It is a Tenet of our modern society that:

We control what we eat and how much we exercise. If you are obese, it must be because you chose to either eat more, exercise less, or both. Lustig, Robert H. (2012-12-27). Fat Chance: Beating the Odds Against Sugar, Processed Food, Obesity, and Disease (p. 11). Penguin Group US. Kindle Edition.

It is Lustig’s mission to prove that this belief is just not reality – that Personal Responsibility is a straw horse used by those who profit off the Obese so that their own Responsibility for Obesity does not come to the fore.

He spends a great deal the book showing how the false belief of Personal Responsibility and the failure to acknowledge the true causes of obesity result in the continuing increase in obesity.  He shows that:

  1. Obesity is not choice.
  2. Diet and exercise don’t work.
  3. The Obesity Epidemic is now a Pandemic.
  4. Even animals raised in captivity are getting fat.
  5. The Poor pay more.
  6. The Greatest rate of increase in obesity is in our young ones.

He believes that we are not in control of our behavior because Our Biochemistry and Hormones Drive Our Behavior.  To prove that point, he inundates us with Science.  No problem.  He has to prove his point – and he does it rather well.  Insulin and Leptin – are the two key hormones

The more insulin there is, the more energy goes to fat. Normally your fat makes more leptin, which would feedback on your hypothalamus and decrease your insulin by reducing appetite and limiting your energy intake. In this way, the “servo-mechanism” between leptin, the brain, your pancreas, your insulin, and your fat cells maintains normal energy balance. But…if your hypothalamus can’t see your leptin (in this case, because those neurons are dead from a brain tumor ), then your brain thinks it’s starving. It will reduce your activity to conserve energy, and increase your appetite to store more energy. When leptin doesn’t work, the biochemistry comes first and the behaviors of gluttony and sloth are secondary. (p. 44). Penguin Group US. Kindle Edition.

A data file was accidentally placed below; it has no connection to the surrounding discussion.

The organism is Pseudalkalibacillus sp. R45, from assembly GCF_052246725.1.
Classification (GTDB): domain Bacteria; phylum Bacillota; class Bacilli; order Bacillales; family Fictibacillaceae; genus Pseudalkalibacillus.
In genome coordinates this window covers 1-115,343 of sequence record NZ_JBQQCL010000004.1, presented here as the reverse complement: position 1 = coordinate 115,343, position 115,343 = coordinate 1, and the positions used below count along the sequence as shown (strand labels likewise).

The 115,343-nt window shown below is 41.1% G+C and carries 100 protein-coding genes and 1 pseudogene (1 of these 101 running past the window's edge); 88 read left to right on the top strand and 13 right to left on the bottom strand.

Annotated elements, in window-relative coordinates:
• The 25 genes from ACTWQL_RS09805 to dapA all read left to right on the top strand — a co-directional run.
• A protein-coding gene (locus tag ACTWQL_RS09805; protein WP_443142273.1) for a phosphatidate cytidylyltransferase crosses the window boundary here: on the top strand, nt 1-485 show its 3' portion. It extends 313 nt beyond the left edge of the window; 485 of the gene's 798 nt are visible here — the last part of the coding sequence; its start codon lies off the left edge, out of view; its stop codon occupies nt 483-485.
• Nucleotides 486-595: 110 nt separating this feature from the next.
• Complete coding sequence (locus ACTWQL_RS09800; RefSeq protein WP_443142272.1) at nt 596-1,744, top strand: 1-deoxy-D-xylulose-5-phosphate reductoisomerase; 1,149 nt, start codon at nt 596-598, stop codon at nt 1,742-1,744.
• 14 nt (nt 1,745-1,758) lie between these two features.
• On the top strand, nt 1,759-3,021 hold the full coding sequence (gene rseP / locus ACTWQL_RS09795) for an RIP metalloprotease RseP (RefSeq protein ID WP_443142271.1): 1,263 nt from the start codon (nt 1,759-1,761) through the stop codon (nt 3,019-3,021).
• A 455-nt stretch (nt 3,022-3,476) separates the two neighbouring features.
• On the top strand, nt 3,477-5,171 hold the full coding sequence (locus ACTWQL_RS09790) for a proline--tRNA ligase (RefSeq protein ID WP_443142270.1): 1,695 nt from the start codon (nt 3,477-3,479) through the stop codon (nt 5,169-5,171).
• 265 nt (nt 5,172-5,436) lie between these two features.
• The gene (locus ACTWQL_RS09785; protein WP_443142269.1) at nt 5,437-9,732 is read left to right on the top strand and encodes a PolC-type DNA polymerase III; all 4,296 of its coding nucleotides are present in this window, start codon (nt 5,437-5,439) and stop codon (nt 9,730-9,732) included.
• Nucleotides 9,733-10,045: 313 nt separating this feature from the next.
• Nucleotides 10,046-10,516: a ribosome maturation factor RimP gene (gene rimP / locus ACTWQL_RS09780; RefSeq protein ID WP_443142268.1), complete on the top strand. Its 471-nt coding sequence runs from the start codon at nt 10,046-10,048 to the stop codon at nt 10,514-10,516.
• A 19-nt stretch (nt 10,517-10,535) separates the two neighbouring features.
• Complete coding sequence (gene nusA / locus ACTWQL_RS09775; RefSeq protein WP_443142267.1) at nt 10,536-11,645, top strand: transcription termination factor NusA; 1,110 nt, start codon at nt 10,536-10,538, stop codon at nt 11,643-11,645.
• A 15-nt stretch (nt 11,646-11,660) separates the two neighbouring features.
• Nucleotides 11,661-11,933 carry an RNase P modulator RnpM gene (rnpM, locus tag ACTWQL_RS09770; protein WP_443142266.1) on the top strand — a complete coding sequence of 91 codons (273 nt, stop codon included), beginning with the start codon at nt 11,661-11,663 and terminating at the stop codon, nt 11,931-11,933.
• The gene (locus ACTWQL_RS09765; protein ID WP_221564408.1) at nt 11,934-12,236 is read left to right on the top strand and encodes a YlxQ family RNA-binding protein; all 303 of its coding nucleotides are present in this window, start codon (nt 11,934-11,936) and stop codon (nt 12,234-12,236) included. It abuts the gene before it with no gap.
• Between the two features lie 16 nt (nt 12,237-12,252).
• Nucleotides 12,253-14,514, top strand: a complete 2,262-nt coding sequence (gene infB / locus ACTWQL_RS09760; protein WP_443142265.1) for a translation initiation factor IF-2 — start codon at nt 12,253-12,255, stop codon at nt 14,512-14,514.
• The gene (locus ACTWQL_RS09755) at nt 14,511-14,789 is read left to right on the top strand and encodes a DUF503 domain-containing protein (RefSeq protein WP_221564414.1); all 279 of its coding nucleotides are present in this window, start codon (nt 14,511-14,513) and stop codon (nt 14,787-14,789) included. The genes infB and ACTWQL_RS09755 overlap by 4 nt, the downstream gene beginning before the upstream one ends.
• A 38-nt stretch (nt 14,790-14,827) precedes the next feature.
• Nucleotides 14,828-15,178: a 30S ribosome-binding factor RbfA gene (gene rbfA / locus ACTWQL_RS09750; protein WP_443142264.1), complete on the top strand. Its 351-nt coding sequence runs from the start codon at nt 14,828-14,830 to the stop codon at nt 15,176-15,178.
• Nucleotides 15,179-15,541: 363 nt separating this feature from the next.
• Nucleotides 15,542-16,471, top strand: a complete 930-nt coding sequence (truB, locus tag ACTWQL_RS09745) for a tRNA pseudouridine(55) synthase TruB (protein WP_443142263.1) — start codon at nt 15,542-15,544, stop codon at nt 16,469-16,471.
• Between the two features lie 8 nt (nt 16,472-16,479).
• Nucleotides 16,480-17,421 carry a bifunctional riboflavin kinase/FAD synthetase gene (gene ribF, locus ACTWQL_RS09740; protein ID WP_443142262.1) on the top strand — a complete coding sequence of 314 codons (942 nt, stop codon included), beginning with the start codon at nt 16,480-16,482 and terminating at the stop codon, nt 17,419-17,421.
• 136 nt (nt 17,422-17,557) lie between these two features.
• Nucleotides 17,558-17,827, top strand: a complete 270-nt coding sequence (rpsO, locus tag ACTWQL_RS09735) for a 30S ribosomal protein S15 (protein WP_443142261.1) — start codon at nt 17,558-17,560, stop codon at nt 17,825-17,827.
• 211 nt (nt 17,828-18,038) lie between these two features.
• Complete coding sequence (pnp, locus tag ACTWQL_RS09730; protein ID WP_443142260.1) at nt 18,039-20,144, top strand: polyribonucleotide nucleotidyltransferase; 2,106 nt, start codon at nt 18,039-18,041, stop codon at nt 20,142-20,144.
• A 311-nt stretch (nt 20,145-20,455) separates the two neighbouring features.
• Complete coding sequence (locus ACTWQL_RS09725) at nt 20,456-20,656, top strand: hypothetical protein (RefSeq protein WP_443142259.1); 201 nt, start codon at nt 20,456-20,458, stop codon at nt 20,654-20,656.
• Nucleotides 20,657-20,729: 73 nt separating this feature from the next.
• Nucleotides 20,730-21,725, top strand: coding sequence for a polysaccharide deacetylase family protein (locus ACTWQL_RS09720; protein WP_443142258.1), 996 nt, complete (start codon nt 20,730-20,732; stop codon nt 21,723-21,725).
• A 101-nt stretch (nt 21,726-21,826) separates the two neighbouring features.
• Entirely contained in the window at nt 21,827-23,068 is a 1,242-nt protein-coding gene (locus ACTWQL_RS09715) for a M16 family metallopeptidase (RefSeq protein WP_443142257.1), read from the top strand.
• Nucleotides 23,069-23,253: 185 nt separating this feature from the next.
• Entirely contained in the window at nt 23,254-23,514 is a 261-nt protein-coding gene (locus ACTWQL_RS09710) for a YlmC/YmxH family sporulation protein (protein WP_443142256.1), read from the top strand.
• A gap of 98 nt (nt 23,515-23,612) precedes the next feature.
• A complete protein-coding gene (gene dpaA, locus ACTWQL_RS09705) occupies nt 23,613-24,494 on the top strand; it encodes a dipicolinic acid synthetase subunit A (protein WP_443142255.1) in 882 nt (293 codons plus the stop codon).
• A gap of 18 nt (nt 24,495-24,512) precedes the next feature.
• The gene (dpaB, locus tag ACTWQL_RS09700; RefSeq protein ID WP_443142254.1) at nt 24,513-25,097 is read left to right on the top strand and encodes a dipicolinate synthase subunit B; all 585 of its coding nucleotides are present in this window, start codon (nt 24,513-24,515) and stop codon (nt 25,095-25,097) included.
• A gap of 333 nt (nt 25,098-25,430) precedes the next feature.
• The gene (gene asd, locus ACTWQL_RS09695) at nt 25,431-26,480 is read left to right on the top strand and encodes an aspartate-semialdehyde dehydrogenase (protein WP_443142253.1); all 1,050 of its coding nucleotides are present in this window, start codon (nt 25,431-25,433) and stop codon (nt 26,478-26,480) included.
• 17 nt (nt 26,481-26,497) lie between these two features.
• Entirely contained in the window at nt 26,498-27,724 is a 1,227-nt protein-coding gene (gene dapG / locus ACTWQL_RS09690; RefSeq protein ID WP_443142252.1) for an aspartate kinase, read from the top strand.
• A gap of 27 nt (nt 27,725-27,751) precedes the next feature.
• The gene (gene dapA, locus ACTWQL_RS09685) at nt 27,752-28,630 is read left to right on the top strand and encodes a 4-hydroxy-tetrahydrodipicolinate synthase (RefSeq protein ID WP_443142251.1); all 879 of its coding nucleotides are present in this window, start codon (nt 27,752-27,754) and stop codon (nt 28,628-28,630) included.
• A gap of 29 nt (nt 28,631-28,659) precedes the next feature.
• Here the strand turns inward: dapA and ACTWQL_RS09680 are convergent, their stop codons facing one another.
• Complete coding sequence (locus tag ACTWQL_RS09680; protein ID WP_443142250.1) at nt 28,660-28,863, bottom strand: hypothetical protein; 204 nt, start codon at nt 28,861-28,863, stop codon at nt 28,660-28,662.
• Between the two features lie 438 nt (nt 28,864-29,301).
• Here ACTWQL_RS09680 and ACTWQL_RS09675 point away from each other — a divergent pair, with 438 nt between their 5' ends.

We hear so much about Insulin Resistance but he adds a second layer – Leptin Resistance.

All these obese adult subjects had high leptin levels. They were leptin resistant; if their leptin worked right, they wouldn’t have been obese. (p. 45). Penguin Group US. Kindle Edition.

And the cause – the pervasiveness of sugar in our food – which significantly raises Insulin levels not just periodically but all the time.  This impairs leptin signaling.  Our energy gets stored – but – our brains see starvation, and our obesity worsens.

Once he explains the biochemistry behind this thesis, he continues on to show that Sugar is an addictive substance and that Big Food knows this and plays us with it as they did with nicotine.

He does not come down in favor of any one diet.  He simply states that all diets rely on controlling sugar to greater or lesser degrees.  Here is where he takes a turn into more Natural Food.  He blames the stripping of the plants natural fiber during processing as one of the underlying causes for this problem.   He states that once the fiber is processed out – you can’t put it back as an additive and have it work the way it should.

To get the full metabolic benefits of fiber, it needs to “coat” the starch granule on all sides (forming a sphere, or a “kernel”) so that the digestive enzymes in the intestine must slowly strip it away. The starch (endosperm) is on the inside. The bran is on the outside. The whole kernel represents a source of insoluble fiber. Strip away the outside bran, and you are left only with the starch (glucose). When you ingest the whole kernel, your intestines will slowly strip away the outside bran, making the rise in serum glucose occur slowly and reach a lower peak concentration. But when the outside bran is removed by processing, your liver is hit with an influx of glucose and the rise occurs quickly, with a higher peak. And that means a higher insulin peak.

So, to derive maximal effects from fiber, you need to consume products with the unadulterated whole grain. (pp. 132-133). Penguin Group US. Kindle Edition.

And then he becomes an Advocate for Change – a heavy-duty – ranting Advocate.  His call for action falls on deaf ears.  Neither Governments nor Big Food will act.  He believes that change must come from a grass-roots movement – that’s right – you and me.  We must get out there and beat the drums, only then will our institutions listen.

I’m all for it – let’s storm the Bastille – but first – I’ve got to stop at Mickey D’s for dinner.

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